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|Title: ||Social capital of Turkish and Moroccan immigrants in Belgium: determinants of informal social networks|
|Authors: ||VAN CRAEN, Maarten|
|Issue Date: ||2008|
|Publisher: ||Erciyes Üniversitesi|
|Citation: ||Aydoğan, İsmail & Yaylacı, Faruk & Tuncer, Üstün (Ed.) Ist International Congress of European Turks in the Context of Education and Culture, February 22-23, 2008, Belgium. p. 32-62.|
|Abstract: ||In the integration discourse it is often said that native Belgians and members of immigrant communities do not know one another, and that immigrant communities withdraw into their own community. Furthermore non-native Belgians with a Turkish and Moroccan background are often considered as one group. But are their respective integration processes similar? In this article we focus on one aspect of the integration process to answer this question: the acquisition of social capital. Using the theoretical framework of Robert Putnam (2000) we make a distinction between bonding and bridging social capital. In this article we sketch the social embedding of Turkish and Moroccan communities in two former coalmining towns in the dutch-speaking part of Belgium on the basis of 740 face-to-face interviews. In contrast with available studies on the social capital of members of immigrant communities we will not focus on formal memberships, but on the informal social networks. Three research questions are central: How much informal contact is there between members of the native and immigrant communities? Have members of the Turkish community acquired as much (or as little) bonding and briding social capital as members of the Moroccan community? What factors determine the acquisition of bridging social capital by members of immigrant communities? A thorough analysis (multiple regression) of friendships and neighbour contacts indicates that a high degree of informal bonding social capital does not hamper informal social contacts with the native majority group (bridging social capital). Members of immigrant communities well endowed with bonding social capital also acquire plenty of bridging social capital. Another crucial factor of the acquisition of informal bridging social captial is Dutch language proficiency.|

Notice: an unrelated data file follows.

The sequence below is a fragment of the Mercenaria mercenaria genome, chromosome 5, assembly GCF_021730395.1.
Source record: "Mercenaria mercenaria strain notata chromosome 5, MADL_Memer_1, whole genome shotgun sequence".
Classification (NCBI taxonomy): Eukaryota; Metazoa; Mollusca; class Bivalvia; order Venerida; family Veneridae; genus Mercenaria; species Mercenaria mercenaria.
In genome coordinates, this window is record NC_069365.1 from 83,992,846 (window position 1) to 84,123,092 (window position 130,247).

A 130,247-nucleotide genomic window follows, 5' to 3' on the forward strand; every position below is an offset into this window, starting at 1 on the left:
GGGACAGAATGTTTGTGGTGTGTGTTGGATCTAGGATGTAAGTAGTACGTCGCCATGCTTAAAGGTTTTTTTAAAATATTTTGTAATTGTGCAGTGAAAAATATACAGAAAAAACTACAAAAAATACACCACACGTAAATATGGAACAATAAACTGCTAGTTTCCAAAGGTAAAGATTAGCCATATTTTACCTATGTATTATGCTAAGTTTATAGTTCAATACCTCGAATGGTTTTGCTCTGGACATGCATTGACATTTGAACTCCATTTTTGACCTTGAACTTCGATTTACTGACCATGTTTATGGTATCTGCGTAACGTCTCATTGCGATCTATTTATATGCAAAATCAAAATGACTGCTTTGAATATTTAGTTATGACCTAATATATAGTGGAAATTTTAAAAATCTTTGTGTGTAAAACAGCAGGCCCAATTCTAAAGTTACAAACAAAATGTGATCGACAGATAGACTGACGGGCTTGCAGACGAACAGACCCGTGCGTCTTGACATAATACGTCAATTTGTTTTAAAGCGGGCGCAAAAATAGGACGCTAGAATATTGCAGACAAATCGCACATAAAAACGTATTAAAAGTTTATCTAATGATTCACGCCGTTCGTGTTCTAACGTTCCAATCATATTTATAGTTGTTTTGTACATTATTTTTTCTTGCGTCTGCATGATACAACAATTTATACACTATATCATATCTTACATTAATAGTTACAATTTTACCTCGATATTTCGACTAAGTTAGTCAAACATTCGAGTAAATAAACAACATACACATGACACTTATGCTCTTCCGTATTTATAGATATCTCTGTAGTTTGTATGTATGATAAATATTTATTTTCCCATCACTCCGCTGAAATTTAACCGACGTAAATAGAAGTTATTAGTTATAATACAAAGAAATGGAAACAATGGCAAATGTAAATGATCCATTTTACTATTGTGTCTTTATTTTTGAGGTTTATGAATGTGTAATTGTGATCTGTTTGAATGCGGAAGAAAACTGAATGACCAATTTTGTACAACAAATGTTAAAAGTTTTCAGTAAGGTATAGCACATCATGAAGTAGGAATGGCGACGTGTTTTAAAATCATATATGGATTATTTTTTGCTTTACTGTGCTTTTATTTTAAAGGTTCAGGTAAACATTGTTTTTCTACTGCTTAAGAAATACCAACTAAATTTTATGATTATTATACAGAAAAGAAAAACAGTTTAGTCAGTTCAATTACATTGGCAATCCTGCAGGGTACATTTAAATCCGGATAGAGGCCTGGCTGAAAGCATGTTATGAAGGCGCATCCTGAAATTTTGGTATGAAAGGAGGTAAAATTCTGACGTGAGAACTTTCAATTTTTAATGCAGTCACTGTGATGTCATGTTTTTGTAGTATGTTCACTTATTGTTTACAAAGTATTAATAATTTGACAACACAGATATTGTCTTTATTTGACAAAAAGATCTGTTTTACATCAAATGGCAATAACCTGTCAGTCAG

|Type: ||Proceedings Paper|
|Appears in Collections: ||Research publications|
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